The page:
Mix Of Vets, Rookies Power Belmont Girl’s Lax To Pair Of Season Opening Wins

Photo: Belmont senior attack Mary Mullan in action last year

A combination of veterans and rookies has provided the Belmont High School Girls’ Lacrosse squad with a winning start to the 2023 season. An opening 15-3 win at home against Stoneham coupled with a hard-fought 12-10 victory vs. undefeated Woburn has new Head Coach O’Brien praising his mix of talent

“We have a strong core of returning players, with 10 seniors, and are really excited about the underclassmen, with a number of sophomores hoping to contribute and four [first-year athletes] who will be contributing in the midfield,” said O’Brien.

A pair of senior captains are pacing Belmont in scoring, led by attack Mary Mullan with seven goals and an assist on two hat tricks over two games. Mid Layne Doherty has hit the back of the net five times, with four goals coming against the then-undefeated Tanners. Junior attacks Carli Gaziano (4 assists) and Tess Desantis (3 assists) are piling up the assists while scoring in both matches.

Joining the seniors making an impact in the scoring column is first-year midfielder Niamh Lesnik who has garnered two hat tricks in each game. But where Lesnik is making her presence felt is during draws where she controlled 20 of 24, which secured the Marauders’ second win. Sophomores Anna Santos (2 goals)in the midfield and attack Charlotte Mayall (1 goal, 1 assist).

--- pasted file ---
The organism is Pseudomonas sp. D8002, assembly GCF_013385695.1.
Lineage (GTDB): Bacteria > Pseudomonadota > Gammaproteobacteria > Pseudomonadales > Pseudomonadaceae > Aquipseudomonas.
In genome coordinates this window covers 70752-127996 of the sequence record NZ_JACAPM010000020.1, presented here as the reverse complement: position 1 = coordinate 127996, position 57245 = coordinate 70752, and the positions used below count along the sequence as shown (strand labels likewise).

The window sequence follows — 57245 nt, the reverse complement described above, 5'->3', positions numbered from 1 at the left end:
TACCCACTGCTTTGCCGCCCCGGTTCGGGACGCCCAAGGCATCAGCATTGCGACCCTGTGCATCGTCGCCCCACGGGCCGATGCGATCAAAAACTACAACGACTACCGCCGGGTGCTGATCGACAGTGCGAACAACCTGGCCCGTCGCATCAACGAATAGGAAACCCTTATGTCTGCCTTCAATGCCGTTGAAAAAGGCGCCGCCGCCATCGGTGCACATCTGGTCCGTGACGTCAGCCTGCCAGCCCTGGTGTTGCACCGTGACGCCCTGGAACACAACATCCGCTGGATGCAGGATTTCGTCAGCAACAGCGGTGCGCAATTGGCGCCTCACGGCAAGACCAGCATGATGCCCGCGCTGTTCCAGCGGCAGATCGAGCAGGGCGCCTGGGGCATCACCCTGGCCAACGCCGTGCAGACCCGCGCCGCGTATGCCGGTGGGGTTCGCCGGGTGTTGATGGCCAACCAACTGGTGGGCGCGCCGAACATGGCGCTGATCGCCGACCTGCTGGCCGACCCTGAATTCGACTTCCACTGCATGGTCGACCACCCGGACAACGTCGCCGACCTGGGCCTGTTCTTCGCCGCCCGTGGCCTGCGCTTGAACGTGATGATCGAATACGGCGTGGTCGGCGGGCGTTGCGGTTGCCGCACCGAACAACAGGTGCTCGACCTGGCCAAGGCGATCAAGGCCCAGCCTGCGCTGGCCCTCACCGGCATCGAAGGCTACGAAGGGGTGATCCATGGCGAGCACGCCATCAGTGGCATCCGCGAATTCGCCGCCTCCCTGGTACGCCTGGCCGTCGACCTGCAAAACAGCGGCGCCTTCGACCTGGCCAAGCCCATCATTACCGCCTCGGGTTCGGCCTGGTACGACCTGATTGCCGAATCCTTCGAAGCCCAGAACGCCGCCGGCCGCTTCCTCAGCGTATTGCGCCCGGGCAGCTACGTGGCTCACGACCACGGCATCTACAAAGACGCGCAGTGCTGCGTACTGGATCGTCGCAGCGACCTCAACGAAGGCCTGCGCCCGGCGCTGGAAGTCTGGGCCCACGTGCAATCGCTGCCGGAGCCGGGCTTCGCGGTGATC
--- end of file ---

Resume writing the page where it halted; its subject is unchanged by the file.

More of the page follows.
The defensive line of Nina Leveroni, Kiki Hovsepian, Keira Healy, and Cat Gartland played solidly in front of Junior Goalie Julia Herlihy, who made 7 saves and 8 saves respectively.

Belmont will host Watertown on Wednesday, April 12. After Spring break, the Marauders will begin the tough Middlesex League part of their schedule welcoming powerhouse Winchester which has been averaging 17 goals in their five wins.

“Obviously, we are aware of how difficult the Middlesex League is, and especially the teams in the Liberty conference, but we are excited to challenge the likes of Winchester, Lexington, and Reading for the league,” said O’Brien.

Last Of ARPA Funds Directed For School Security, Butler Roof

Photo: The Butler school will have its original roof replaced in the summer of 2024.

The “last” of the $8.7 million Belmont received in American Rescue Plan Act funding will be spent to create secure entries at all district schools and replace the 123-year-old roof on the Butler school.

In January, the Select Board voted to allocate the remaining $1,137,214 in the town’s ARPA account to go towards capital needs. After reviewing the capital projects in the town that align with the ARPA spending requirements, the Comprehensive Capital Budget Committee Chair Christine Doyle returned to the board on April 3 with two recommended projects:

  • The creation of security vestibules with security cameras in three district schools totaling $245,000
  • The remaining $892,214 will be combined with $607,786 in discretionary capital funds to be mainly used to repair the Daniel Butler Elementary School’s roof.

A security vestibule is a secure room between the school’s outer door and the building interior, allowing visitors access to one space at a time. The structure limits and regulates entry, allowing more efficient screening of people entering the school.